This book is a first step to addressing these difficulties, providing a broad introduction to the key methods and underlying concepts of mathematical models in ecology and evolution. The book is intended to serve the needs of undergraduate and postgraduate ecology and evolution students who need to access the mathematical and statistical modelling literature essential to their subjects.
The book assumes minimal mathematics and statistics knowledge whilst covering a wide variety of methods, many of which are at the fore-front of ecological and evolutionary research. The book also highlights the applications of modelling to practical problems such as sustainable harvesting and biological control.
Key features:Written clearly and succinctly, requiring minimal in-depth knowledge of mathematics Introduces students to the use of computer models in both fields of ecology and evolutionary biology Market - senior undergraduate students and beginning postgraduates in ecology and evolutionary biology
If chaos theory transformed our view of the universe, biomimicry is transforming our life on Earth. Biomimicry is innovation inspired by nature – taking advantage of evolution’s 3.8 billion years of R&D since the first bacteria. Biomimics study nature’s best ideas: photosynthesis, brain power, and shells – and adapt them for human use. They are revolutionising how we invent, compute, heal ourselves, harness energy, repair the environment, and feed the world.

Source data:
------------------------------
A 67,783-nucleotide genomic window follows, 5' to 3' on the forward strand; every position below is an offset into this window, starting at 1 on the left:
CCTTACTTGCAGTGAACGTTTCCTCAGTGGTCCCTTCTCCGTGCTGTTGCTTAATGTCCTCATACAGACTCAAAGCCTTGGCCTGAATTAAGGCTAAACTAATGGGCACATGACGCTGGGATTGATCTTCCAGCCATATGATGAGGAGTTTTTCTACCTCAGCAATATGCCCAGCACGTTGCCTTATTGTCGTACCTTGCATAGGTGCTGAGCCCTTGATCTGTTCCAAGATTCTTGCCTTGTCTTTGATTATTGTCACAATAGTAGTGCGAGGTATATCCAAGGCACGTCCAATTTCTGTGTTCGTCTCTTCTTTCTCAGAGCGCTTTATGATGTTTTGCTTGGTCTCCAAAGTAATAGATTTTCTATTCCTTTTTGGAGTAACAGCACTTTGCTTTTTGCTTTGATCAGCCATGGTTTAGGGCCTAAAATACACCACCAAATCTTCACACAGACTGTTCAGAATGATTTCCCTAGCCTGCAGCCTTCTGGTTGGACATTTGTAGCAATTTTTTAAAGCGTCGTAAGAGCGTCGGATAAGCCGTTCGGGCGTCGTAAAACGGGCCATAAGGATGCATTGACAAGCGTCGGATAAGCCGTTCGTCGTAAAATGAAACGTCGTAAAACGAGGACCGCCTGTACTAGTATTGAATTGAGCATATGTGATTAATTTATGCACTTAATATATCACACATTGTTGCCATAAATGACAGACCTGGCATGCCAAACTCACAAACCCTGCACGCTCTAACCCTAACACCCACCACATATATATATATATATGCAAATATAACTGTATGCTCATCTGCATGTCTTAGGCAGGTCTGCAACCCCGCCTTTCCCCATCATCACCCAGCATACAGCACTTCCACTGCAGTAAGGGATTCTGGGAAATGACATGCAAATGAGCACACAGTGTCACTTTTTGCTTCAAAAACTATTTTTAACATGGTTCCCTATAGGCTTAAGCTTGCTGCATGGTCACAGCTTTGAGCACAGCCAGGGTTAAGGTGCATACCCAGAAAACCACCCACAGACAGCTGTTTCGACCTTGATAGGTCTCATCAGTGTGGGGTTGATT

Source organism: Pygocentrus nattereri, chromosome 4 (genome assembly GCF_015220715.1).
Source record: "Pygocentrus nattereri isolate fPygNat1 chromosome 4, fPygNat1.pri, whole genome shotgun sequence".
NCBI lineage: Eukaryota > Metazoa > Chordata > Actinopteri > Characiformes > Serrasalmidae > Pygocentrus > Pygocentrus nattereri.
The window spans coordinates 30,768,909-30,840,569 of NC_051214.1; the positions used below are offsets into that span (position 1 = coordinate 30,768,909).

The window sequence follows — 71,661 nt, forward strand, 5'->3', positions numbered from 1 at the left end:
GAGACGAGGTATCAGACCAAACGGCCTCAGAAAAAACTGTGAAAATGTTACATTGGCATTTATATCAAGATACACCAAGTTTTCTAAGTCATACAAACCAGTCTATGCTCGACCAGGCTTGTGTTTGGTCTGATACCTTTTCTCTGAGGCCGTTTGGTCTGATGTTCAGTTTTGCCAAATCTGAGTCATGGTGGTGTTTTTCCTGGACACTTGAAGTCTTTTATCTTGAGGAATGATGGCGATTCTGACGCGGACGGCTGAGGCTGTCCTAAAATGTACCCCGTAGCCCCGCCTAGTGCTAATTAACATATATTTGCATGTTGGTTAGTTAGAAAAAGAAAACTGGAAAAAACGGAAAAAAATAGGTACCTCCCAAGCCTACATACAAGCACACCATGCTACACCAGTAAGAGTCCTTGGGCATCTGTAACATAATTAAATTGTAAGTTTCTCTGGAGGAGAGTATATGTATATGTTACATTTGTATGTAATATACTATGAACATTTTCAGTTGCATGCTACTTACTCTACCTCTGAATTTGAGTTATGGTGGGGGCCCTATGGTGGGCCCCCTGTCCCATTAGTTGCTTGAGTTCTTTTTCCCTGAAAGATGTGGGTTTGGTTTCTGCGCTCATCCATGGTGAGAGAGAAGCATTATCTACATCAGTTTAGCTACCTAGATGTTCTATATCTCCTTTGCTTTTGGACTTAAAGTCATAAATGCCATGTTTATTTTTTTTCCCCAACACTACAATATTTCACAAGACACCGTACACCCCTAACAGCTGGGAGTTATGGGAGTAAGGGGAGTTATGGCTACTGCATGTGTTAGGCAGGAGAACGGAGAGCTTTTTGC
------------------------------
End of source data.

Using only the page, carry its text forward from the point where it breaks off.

Science writer and lecturer Janine Benyus names and explains this phenomenon. She takes us into the lab and out in the field with cutting-edge researchers as they stir vats of proteins to unleash their computing power; analyse how electrons zipping around a leaf cell convert sunlight into fuel in trillionths of a second; discover miracle drugs by watching what chimps eat when they’re sick; study the hardy prairie as a model for low-maintenance agriculture; and more.